to hinder or obstruct with thick or sticky matter; choke up:
to clog a drain.
to crowd excessively, especially so that movement is impeded; overfill:
cars clogged the highway.
to enc-mber; hamper; hinder.
to become clogged, enc-mbered, or choked up.
to stick; stick together.
to do a .
anything that impedes motion or action; an enc-mbrance; a hindrance.
a shoe or sandal with a thick sole of wood, cork, rubber, or the like.
a similar but lighter shoe worn in the .
a heavy block, as of wood, fastened to a person or beast to impede movement.
british dialect. a thick piece of wood.
verb clogs, clogging, clogged
to obstruct or become obstructed with thick or sticky matter
(transitive) to enc-mber; hinder; impede
(transitive) to fasten a clog or impediment to (an animal, such as a horse)
(intransitive) to adhere or stick in a m-ss
(slang) (in soccer) to foul (an opponent)
any of various wooden or wooden-soled shoes
(as modifier): clog dance
a heavy block, esp of wood, fastened to the leg of a person or animal to impede motion
something that impedes motion or action; hindrance
(slang) pop one’s clogs, to die
verb clogs, clogging, clogged
to use a photo-enabled mobile phone to take a photograph of (someone) and send it to a website without his or her knowledge or consent
early 14c., clogge “a lump of wood,” origin unknown. also used in middle english of large pieces of jewelry and large t-st-cl-s. cf. norwegian klugu “knotty log of wood.” meaning “anything that impedes action” is from 1520s. the sense of “wooden-soled shoe” is first recorded late 14c.; they were used as overshoes until the introduction of rubbers c.1840. originally all wood (hence the name), later wooden soles with leather uppers for the front of the foot only. later revived in fashion (c.1970), primarily for women. clog-dancing is attested from 1863.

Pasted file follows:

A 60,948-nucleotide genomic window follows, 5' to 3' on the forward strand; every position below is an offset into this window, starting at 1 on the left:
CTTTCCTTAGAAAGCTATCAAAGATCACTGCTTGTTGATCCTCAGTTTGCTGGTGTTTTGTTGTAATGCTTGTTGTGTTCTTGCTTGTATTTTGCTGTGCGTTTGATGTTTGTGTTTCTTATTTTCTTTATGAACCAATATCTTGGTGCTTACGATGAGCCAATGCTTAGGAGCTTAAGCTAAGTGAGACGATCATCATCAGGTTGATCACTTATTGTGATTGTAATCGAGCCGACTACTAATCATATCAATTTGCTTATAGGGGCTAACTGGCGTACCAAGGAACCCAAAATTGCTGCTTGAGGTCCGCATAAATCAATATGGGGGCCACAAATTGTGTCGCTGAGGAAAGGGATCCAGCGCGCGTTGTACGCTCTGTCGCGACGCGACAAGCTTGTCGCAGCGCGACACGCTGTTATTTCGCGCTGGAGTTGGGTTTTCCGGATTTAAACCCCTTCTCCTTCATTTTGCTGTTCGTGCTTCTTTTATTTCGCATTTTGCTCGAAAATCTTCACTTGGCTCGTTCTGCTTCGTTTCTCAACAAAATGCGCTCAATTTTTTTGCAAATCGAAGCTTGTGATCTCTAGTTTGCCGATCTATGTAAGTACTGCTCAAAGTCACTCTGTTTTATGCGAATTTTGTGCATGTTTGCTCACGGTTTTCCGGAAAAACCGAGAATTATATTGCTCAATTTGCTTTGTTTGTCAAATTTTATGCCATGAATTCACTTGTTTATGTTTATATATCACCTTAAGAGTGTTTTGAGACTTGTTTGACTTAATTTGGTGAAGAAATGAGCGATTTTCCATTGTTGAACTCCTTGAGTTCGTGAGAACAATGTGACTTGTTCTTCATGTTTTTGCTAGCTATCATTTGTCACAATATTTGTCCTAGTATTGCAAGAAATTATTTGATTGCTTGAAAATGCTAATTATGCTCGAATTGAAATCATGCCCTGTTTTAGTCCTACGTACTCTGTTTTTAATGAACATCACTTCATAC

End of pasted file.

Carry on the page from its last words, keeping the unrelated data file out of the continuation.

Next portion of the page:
late 14c., “hinder,” originally by fastening a block of wood to something, from clog (n.). meaning “choke up with extraneous matter” is 17c. related: clogged; clogging.
. adverb, adjective in the opposite direction to the rotation of the hands of a clock us equivalent counterclockwise
also, anticoagulative [an-tee-koh-ag-yuh-ley-tiv, -luh-tiv, an-tahy-] /ˌæn ti koʊˈæg yəˌleɪ tɪv, -lə tɪv, ˌæn taɪ-/ (show ipa). preventing coagulation, especially of blood. an anticoagulant agent, as heparin. contemporary examples i was in intensive care for five days, hooked up to an anticoagulant drip. how did i have a stroke in my 20s? elizabeth gates august 21, […]
a substance that produces or aids coagulation. historical examples any but the very slightest trace of milkiness in the serum indicates an insufficiency of coagulant. the preparation of plantation rubber sidney morgan if the quant-ty of coagulant has been calculated to an average nicety, the serum should be just dubiously free from milkiness. the preparation […]
a sequence of three nucleotides in a region of transfer rna that recognizes a complementary coding triplet of nucleotides in messenger rna during translation by the ribosomes in protein biosynthesis. anticodon an·ti·co·don (ān’tē-kō’dŏn, ān’tī-) n. a sequence of three adjacent nucleotides in trna designating a specific amino acid that binds to a corresponding codon in […]